A National Directory of Drug Treatment Centers and Alcohol Treatment Centers, Therapists and Specialists. A free, simple directory providing assistance and guidance for those seeking help regarding alcohol addiction, drug addiction, dependency and many other conditions that affect the mind, body and soul.
Call 800-580-9104 to speak with an alcohol or drug abuse counselor.

SOS offers addiction recovery without religion

For atheists who are addicted to alcohol or drugs, recovery programs that urge reliance on a “higher power” can be problematic. What is this higher power? Despite protestations to the contrary, the term is obviously meant as a synonym for God. Substituting “nature,” “or “science” or some such thing doesn’t quite cut it.

There is an another approach for those uncomfortable with the spiritual content of 12-Step programs like Alcoholics Anonymous. Now celebrating its 25th anniversary, Secular Organizations for Sobriety — SOS, also known as Save Our Selves — credits the individual for his or her own sobriety. Despite this emphasis on personal responsibility, SOS members don’t have to go it alone. At anonymous meetings, members talk about their experiences, offering each other information and encouragement.

The SOS movement began with an article in the Summer 1985 issue of Free Inquiry magazine, by Jim Christopher. In “Sobriety Without Superstition,” Christopher gives an account of the path he took to sobriety which led him from 17 years “of a fearful and guilty alcoholism to a fearful and guilty sobriety with Alcoholics Anonymous.”

Christopher felt that turning one’s life over to a “higher power” was incompatible with research that indicated that addiction is the result of physiology, not psychology. The article got a big response from alcoholics and addicts who wanted to maintain sobriety without religion, leading Christopher to found SOS.

In a telephone interview Thursday, Christopher noted that SOS is not faith-based, “It’s of this world” he said.

He rejects the Alcohol Anonymous claim that a ” higher power'” does not necessarily refer to God. “That’s nonsense, ” he said. “It’s in all their literature.”

SOS meetings are held in every state, as well as in other countries. SOS has gained recognition from rehabilitation professionals and the nation courts, some of which have ruled that state-funded programs can’t require participation in AA because of its religious nature.

Christopher said there have been meeting in Riverside and San Bernardino in the past, but there are none currently. However, the organization will send out packets for anyone interested in starting a group.

The organization will celebrate its 25th anniversary Saturday at the International Festival of Recovery to be held at its headquarters at the Center for Inquiry in Los Angeles. Those attending will get a free lunch, and can attend workshops, presentations, seminars, talks by major presenters in the addiction recovery and mental health fields. Parking is free. Doors open at 8: a.m. for the daylong event.

For information, contact:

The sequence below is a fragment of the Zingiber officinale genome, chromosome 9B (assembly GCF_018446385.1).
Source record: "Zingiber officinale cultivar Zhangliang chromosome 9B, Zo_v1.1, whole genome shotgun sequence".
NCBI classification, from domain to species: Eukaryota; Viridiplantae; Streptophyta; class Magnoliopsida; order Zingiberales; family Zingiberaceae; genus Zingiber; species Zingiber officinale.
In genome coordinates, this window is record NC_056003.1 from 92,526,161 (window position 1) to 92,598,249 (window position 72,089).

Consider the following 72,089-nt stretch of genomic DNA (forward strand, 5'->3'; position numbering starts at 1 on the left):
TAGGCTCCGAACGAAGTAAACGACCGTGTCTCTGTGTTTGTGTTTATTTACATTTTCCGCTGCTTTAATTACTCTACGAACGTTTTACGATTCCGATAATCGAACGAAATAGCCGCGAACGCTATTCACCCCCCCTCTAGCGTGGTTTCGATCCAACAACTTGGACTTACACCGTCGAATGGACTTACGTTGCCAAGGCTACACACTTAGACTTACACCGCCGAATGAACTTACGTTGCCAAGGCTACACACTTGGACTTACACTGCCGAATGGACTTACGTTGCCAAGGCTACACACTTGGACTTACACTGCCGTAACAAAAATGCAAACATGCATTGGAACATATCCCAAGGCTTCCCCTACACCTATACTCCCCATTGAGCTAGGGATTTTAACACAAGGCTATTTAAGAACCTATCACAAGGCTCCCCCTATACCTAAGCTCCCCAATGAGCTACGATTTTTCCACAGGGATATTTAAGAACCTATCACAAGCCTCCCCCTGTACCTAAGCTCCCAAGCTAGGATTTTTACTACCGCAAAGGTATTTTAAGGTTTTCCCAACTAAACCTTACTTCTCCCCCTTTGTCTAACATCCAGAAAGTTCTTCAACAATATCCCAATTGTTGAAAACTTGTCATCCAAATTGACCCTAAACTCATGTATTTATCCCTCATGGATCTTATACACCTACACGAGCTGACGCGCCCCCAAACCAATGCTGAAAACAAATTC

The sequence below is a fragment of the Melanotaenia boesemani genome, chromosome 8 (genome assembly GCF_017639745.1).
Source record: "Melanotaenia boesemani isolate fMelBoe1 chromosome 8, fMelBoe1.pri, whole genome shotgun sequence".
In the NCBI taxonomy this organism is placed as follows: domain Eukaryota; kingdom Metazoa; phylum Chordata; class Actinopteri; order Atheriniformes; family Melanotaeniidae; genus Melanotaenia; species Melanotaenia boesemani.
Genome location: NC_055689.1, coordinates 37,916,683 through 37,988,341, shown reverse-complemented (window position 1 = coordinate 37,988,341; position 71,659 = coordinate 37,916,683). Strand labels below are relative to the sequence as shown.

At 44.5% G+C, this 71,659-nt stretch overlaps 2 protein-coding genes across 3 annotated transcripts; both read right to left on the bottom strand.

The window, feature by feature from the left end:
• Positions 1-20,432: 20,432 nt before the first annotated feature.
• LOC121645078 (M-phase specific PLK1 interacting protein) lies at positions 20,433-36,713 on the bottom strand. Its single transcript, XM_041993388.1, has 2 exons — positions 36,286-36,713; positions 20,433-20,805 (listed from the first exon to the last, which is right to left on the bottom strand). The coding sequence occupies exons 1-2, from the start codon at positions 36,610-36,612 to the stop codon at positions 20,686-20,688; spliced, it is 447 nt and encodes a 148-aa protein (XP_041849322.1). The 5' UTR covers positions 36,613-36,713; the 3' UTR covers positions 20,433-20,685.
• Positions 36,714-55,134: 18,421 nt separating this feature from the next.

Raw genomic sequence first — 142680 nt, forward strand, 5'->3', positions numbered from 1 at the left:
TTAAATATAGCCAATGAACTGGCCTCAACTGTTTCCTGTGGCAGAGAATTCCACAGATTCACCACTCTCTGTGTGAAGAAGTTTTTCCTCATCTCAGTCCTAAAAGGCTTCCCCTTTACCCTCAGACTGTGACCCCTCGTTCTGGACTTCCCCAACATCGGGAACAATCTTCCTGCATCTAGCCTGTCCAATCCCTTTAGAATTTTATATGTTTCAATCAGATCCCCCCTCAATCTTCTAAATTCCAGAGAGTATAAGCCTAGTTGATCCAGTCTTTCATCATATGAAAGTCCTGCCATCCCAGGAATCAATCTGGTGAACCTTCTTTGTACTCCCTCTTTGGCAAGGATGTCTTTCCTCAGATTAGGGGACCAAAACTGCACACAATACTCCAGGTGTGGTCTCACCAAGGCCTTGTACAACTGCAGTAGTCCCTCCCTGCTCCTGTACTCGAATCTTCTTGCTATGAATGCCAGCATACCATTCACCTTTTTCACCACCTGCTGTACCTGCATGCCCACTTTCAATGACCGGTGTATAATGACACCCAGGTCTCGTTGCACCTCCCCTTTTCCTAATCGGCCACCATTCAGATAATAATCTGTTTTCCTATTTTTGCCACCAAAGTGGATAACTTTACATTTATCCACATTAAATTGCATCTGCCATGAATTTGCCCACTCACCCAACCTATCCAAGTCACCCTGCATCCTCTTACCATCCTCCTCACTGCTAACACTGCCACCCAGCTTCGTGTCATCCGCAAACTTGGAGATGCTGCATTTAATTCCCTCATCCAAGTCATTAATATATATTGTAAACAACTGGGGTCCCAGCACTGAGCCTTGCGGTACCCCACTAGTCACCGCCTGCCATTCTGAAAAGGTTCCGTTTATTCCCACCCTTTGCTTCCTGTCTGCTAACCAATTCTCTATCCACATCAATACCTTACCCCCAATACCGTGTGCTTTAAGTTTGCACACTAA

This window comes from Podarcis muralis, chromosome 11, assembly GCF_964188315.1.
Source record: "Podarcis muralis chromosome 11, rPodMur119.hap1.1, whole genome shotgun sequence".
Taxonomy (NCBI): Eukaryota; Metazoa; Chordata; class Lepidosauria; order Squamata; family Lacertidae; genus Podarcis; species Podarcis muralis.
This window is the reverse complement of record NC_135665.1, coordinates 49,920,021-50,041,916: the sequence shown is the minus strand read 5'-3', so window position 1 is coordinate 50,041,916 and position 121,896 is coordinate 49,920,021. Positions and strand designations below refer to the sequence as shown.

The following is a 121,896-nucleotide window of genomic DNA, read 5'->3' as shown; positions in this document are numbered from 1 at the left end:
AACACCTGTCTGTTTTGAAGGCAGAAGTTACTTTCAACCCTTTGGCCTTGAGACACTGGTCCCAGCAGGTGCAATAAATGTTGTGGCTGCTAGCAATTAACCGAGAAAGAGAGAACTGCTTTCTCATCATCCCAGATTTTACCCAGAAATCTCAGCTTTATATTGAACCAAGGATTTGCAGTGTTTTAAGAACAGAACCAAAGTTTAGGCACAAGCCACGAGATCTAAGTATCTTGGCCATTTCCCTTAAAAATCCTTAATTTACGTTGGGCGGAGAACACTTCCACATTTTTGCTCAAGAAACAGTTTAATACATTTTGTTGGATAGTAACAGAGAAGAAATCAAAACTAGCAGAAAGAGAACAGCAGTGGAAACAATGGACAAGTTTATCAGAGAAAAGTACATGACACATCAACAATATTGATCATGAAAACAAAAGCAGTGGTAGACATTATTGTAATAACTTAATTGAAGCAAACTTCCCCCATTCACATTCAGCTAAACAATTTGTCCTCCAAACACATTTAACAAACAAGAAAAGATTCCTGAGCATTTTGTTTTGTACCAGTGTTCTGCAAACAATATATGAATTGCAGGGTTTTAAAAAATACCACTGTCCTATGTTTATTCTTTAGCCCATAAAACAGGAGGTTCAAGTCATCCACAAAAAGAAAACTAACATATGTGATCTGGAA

SOS International Clearinghouse
The Center for Inquiry – West
4773 Hollywood Blvd.
Hollywood, CA 90027
Phone: (323) 666-4295
E-mail: sos@cfiwest.org

source: http://www.examiner.com

More Treatment & Detox Articles

Group Fights Alcohol Abuse on Campus

Combatting the risks in teenage drinking is a problem on most college campuses. Now, the University of Wisconsin-Milwaukee is working to help solve it, with help from the experts. According to statistics, 31% of college students across the country met the criteria for alcohol abuse. That number is just from the last year, and it’s….

Continue reading

Methadone clinic’s biggest headache is misperceptions

Methadone overdose

Calgary facility on move for third time since 2003 Lisa Jovetic isn’t the kind of woman who often comes to mind when people grumble about drug addicts. The once happily married mother of two and self-described “goody-goody” got hooked on drugs nearly five years ago after she was hospitalized for pneumonia and contracted a superbug…..

Continue reading

Young drinker backs teen alcohol campaign

Teenager Catherine Woollard will be legally allowed to drink for the first time this week – but, for her, the novelty of alcohol wore off years ago. Set to celebrate her 18th birthday tomorrow, she began drinking at the age of 12 following the sudden death of her grandmother. By the time she was 16,….

Continue reading

Denial is a sure way to prolong our hangover

negative effects of alcohol abuse

We must fully debate our attitude to alcohol, or acknowledgment of our dysfunctionality will be suppressed, writes BRIAN O’CONNELL A soon-to-be-published study attempts to define, with some clarity, what the health consequences of our national hangover are. The report examined alcohol-attributable deaths and hospitalisation in Ireland from 2000 to 2004. In that period, one-in-10 bed-days….

Continue reading

Co-Occurring Disorders

A Co-Occurring Disorder is condition wherein mental disorder as well as alcohol problems is faced by an individual side by side. This is a condition that occurs very often. It is important to manage one disorder at a time by treating each one simultaneously to get the best possible outcome. Co-Occurring Disorders are also referred….

Continue reading